He has had a very good clay court season considering his tribulations following the Australian Open Final but he still needs to work on his attitude if he wants to make it to the very top. Murray has to be as mentally focused in all of his matches as he is whenever he plays Rafa.
I'm not saying he would have beaten Nadal in the last four but he could have made further inroads into the match if he had not had a few lapses of the mind. In the main, though, he can be proud of his efforts.
This week at Queen's is not so much about Andy winning the title as getting to grips with the grass underfoot. The quicker he does that, the better his chances will be at Wimbledon.
China's Li Na won the women's French Open and you get the feeling that could start a revolution in her homeland. Interest was garnered when the country hosted the 2008 Olympics and with a Grand Slam champion in their midst, that will only grow.
It won't be an overnight process but within the next 10 years you would expect an influx of Chinese players and I'm sure that with a population of over one billion, Li will not be the sole Grand Slam winner from those shores.
Li will head to Wimbledon with great confidence now, for what will be an incredibly open tournament. I can't pick a winner.
Venus and Serna Williams, who will play in the SW19 prelude at Eastbourne next week, have all the tools to be successful but we don't know what sort of condition they will be in.
Caroline Wozniacki has spent time as world number one but she hasn't won a grand slam and there are still doubts over whether she has enough in her armoury to ever win one, so there aren't any outstanding candidates.
In wider terms, that highlights the lack of great juniors coming through. In years gone by you had the Williams sisters and before that Monica Seles, Steffi Graf and Martina Hingis. The female game is a lot closer these days, but I don't think it is as filled with talent.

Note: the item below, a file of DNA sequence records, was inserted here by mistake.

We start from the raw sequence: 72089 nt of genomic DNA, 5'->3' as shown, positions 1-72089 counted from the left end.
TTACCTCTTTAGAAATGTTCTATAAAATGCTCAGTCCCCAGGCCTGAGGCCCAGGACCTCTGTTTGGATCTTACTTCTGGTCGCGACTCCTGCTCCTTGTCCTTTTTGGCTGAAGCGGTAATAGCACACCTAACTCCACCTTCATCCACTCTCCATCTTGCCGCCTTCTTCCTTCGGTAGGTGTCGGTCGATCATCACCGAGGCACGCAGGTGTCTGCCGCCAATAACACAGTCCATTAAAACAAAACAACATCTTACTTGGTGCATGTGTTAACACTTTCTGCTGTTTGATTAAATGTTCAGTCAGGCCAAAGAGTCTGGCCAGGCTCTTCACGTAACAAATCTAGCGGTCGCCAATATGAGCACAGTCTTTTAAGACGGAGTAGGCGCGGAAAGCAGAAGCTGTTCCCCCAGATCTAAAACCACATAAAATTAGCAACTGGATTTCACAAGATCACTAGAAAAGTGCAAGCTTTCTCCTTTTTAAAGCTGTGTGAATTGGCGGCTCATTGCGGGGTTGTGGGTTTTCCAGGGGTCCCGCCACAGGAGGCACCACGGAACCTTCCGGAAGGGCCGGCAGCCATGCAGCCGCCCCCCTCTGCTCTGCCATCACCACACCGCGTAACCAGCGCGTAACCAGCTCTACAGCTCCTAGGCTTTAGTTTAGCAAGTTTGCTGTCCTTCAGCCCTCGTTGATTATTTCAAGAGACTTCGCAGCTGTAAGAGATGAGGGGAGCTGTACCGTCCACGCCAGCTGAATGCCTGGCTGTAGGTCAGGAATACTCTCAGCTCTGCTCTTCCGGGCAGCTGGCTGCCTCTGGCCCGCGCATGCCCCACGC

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Kevin Walker says...
The only reason nadal has the lopsided record over federer is clearly because they have had about 15 meetings on clay. Federer was never a fan of slower courts. The reason nadal won wimbledon is because grass has become slower and slower as the years have went on, with no serve volleyers in the game, what is the point in having grass quick. It is now easier for a clay court specialist to do well on grass than it ever has been. Year ago half of the clay courters did not even bother to play at wimbledon because they knew there chances were slim to none. In my opinion federer is still the greatest player of all time, and to be honest i do not think nadal will win 16 grand slams. Infact i dont think nadal will ever win the us or aus open again in his career. There are to many tall poweful players who play great on hard courts along with djokovic and murray who both have nadals number on hard. Djokovic of course will beat nadal on any surface at any given time. Djokovic to win french open next year, A guarentee